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TEENS TRY THEIR HAND AT POLICE FORENSICS

D’Andre Fields dabbed the surface with magnetic powder, revealing a handprint on the white van’s side panel.  It could have been a scene from a forensic drama like "CSI,” but at 14, Fields is learning that real-world crime scene investigation has its limits as well as its advantages.  "I’ve learned the fact that everything that’s on TV for police work isn’t true,” said Fields, who still wants to be a crime scene investigator if he goes into law enforcement.  More than two-dozen teens and tweens got a hands-on lesson in forensics Thursday as the Wilson Police Department’s Youth Police Academy took a trip to the city gun range.  Nearly 30 kids ages 12-15 are getting an up-close look at the life of Wilson police officers in the youth academy, which began July 9 and wraps up with an Aug. 15 graduation ceremony.  "It’s a good way to get to know other people and get to know what police officers do every day at work — the struggles they have and the abilities they have,” said Fields, an Elm City resident who attends Rocky Mount Preparatory, a public charter school.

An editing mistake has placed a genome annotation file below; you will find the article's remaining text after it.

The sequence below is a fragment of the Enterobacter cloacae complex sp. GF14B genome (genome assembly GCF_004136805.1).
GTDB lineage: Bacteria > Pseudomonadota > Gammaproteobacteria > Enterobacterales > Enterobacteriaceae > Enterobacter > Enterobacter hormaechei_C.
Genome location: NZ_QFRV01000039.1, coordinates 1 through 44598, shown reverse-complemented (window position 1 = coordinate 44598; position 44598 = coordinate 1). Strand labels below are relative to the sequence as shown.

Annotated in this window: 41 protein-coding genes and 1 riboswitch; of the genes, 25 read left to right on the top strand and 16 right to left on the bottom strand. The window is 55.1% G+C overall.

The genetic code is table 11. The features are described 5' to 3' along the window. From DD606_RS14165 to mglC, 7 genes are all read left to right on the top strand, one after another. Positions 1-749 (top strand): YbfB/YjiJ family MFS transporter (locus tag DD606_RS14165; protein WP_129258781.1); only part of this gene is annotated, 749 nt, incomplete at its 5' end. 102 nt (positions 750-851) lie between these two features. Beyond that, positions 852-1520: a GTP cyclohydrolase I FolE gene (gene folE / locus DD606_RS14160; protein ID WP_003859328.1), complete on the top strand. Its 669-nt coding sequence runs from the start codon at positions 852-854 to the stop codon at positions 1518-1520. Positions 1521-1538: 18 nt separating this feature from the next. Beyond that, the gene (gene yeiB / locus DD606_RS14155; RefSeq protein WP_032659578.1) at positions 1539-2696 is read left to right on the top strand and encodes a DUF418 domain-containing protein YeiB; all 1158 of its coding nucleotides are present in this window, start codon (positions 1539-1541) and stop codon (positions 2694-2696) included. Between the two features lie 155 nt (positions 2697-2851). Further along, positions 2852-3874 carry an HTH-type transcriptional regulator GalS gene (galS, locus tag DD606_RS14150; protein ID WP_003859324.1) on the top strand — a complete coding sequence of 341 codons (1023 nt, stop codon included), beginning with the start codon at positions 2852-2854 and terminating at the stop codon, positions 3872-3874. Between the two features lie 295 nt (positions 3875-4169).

The youth academy started with a lesson on life choices and the path to delinquency. Recent sessions have included a K-9 demonstration, overview of the physical endurance test police officers must pass and discussions on bullying and gangs.  "It is the greatest feeling in the world to be able to work with youth in the community,” Police Chief Thomas Hopkins said. "We’re learning a lot about the kids and they’re learning a lot about us. It’s great.” Hopkins first suggested a youth academy when he was in charge of the Citizens Police Academy as the department’s hiring and recruitment coordinator. The program started before Hopkins became police chief and is back this summer after a hiatus of several years.

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Wilson Times